Emma, a debt advisor, spent the day at a County Court hearing centre to better understand the eviction hearing process. She’s written this article to share what happens during an eviction hearing and what she learnt from the day.
As a debt advisor, I regularly speak to clients who are in rent or mortgage arrears and are concerned about eviction. It’s part of my job to understand the County Court eviction process, explain to clients what to expect at their hearing and how to prepare for it.
However, being fortunate enough to have never been in that situation myself, one thing I can’t talk the client through is how they’ll feel on the day.
So to find out more, I visited a County Court hearing centre to help me to understand more about the process from a client’s perspective.
Free legal advice
I spent the day shadowing the duty solicitor in the course of her work in handling eviction hearings. There’s usually at least one solicitor on duty at court to provide legal advice to people who haven’t got a solicitor to represent them.
The duty solicitor I shadowed was on hand to give help to anyone who needed it, including advising clients on housing and mortgage issues.
I sat in on eight eviction hearings in one day. This was normal for the court I visited, but it varies across the country.
Negotiating with the housing officer
The duty solicitor met with each client before the hearing to discuss their options. Most of the negotiations were done outside of the court room between the duty solicitor and the housing officer. This is normal practice even for people without legal representation.
Housing officers manage properties for agents, local authorities and housing associations. In County Court possession claims, these officers represent the organisation they work for and prepare evidence to be used in court.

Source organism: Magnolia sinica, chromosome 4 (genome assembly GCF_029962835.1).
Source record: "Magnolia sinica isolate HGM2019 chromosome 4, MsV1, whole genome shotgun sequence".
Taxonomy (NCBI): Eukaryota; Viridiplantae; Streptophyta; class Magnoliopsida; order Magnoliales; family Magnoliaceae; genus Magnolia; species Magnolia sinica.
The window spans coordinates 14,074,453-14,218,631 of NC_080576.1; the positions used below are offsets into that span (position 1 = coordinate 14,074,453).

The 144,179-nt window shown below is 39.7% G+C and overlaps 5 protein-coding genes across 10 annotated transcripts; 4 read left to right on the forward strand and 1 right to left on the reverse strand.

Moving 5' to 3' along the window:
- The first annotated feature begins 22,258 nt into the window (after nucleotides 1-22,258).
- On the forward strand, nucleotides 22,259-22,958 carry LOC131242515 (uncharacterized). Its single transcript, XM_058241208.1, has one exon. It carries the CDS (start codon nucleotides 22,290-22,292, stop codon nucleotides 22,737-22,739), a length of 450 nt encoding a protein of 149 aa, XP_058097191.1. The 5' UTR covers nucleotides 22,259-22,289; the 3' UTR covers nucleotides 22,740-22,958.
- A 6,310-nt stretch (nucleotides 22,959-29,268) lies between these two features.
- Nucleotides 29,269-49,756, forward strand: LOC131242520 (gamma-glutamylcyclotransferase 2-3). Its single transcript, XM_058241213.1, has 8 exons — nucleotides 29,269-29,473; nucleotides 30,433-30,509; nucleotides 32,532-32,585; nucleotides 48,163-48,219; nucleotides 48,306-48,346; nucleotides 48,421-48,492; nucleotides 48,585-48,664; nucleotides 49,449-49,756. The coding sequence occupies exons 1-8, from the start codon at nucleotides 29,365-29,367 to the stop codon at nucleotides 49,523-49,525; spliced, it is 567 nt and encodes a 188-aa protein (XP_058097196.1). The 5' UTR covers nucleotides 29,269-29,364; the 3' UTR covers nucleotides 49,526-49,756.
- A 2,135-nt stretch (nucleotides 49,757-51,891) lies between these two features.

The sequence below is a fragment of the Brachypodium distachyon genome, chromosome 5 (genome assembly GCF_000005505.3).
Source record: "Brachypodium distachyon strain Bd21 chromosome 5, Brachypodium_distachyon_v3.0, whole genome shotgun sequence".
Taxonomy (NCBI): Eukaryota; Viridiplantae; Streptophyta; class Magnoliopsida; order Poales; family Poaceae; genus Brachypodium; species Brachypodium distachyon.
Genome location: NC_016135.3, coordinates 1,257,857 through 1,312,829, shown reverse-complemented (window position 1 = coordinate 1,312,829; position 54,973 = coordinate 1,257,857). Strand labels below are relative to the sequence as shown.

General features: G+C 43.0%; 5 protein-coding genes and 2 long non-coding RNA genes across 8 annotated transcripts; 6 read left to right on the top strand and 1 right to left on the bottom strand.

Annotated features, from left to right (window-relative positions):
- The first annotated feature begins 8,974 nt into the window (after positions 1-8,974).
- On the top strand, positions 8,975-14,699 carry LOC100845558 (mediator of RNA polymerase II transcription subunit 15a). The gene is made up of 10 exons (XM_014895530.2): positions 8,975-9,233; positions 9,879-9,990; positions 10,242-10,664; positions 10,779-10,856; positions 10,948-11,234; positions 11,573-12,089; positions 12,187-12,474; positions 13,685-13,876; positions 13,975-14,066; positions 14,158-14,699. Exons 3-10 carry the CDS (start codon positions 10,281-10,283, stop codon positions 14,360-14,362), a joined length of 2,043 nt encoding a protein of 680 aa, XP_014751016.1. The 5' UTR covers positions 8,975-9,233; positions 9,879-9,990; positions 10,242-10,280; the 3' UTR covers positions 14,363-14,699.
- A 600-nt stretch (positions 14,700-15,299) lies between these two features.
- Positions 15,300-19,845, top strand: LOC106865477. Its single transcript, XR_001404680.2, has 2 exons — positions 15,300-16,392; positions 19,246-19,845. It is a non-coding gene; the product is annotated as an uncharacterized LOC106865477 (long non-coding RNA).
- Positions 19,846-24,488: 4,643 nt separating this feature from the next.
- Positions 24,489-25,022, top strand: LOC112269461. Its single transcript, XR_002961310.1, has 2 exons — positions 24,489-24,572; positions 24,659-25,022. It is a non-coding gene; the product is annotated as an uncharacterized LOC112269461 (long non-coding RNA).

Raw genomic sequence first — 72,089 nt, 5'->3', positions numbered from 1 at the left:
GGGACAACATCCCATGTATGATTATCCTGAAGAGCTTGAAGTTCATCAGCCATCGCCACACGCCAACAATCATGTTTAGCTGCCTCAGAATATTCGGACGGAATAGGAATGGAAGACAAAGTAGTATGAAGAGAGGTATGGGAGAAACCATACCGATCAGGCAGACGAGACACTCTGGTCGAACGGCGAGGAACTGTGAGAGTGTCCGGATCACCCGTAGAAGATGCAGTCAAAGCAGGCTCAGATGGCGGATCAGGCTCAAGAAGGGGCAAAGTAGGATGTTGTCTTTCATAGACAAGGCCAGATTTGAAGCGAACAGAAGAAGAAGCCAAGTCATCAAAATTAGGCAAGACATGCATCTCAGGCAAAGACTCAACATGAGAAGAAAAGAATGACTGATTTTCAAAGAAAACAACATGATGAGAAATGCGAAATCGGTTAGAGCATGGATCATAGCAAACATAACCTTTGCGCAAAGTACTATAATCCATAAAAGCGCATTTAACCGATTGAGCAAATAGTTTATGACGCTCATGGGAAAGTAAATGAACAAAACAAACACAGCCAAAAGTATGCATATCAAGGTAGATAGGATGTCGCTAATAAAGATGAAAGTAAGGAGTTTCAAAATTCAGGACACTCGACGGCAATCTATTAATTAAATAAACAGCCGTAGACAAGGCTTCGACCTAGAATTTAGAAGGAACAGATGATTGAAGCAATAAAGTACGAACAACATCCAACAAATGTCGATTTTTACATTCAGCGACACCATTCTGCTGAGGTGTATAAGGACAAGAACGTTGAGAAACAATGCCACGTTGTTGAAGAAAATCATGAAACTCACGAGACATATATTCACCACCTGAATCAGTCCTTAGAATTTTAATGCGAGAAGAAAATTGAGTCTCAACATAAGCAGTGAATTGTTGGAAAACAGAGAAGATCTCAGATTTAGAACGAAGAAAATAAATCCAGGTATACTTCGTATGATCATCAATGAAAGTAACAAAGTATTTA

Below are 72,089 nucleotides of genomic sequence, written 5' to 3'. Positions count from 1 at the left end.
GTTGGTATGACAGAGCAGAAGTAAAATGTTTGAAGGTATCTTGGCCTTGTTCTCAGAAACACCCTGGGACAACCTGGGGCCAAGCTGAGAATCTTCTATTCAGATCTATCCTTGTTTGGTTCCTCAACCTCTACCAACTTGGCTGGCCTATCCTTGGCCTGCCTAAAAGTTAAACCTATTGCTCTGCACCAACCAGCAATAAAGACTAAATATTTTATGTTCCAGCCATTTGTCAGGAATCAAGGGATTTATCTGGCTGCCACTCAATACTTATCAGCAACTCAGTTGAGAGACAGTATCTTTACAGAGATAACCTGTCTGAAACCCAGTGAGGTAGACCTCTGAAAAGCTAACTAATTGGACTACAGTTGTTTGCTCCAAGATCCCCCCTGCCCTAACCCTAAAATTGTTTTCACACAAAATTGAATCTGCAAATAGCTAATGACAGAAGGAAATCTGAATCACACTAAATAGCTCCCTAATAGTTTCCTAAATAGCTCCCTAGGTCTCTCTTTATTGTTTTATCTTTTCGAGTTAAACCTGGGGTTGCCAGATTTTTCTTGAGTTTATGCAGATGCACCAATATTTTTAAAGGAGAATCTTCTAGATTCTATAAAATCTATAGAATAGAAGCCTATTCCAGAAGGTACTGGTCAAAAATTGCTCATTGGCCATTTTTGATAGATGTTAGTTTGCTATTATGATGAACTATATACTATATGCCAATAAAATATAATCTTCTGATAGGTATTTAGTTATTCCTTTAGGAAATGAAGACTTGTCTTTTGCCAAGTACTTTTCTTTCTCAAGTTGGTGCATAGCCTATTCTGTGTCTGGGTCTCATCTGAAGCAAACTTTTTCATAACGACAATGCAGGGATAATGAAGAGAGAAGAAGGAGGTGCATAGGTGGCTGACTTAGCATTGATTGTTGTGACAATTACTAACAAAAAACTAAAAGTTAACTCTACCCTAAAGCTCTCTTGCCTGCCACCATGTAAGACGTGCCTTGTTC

I had a chat with the housing officer and she told me that in her experience the biggest cause of rent arrears in the past twelve months was due to the “bedroom tax” (under occupancy charge).
Preparing for an eviction hearing
Eviction is a last resort, and the courts and housing associations would always prefer a payment plan to be put in place rather than evict a tenant.
Out of the eight cases I attended there was only one eviction. The person who was evicted said she couldn’t afford her rent due to the “bedroom tax”.
This was her second hearing. Her first hearing had been adjourned to give her time to apply for Discretionary Housing Payments (DHP) and to find alternative accommodation. The housing association that was evicting her had helped her with the application for DHP and had given her references to join another housing group, but unfortunately neither were successful.
In the court room
When it was time to go in and see the judge we were guided into a meeting room with a long table. The judge heard both sides of the case before deciding to grant the eviction.
The client had 14 days to vacate the property before the court would enforce a warrant to the property, which allows law enforcement agents to change the locks.
As the client wasn’t sure she could find alternative accommodation within two weeks, the housing association offered to put her possessions in storage until she found somewhere to live.
What I learnt about evictions
If you’re in debt you’re not alone and there are people who want to help. The most important thing to remember is to keep talking to your landlord. Ignoring the situation will only make it worse. In general, the courts, local authorities and housing associations want to help their tenants and avoid eviction wherever possible.
If you’re struggling to pay your rent, take a look at our guide to rent arrears.
You could also complete our online Debt Remedy tool to assess your financial situation and provide you with a personal action plan to deal with your debts.
If you’d prefer to speak to someone in person, call our friendly advisers on 0800 138 1111 (Free from all landlines and mobiles)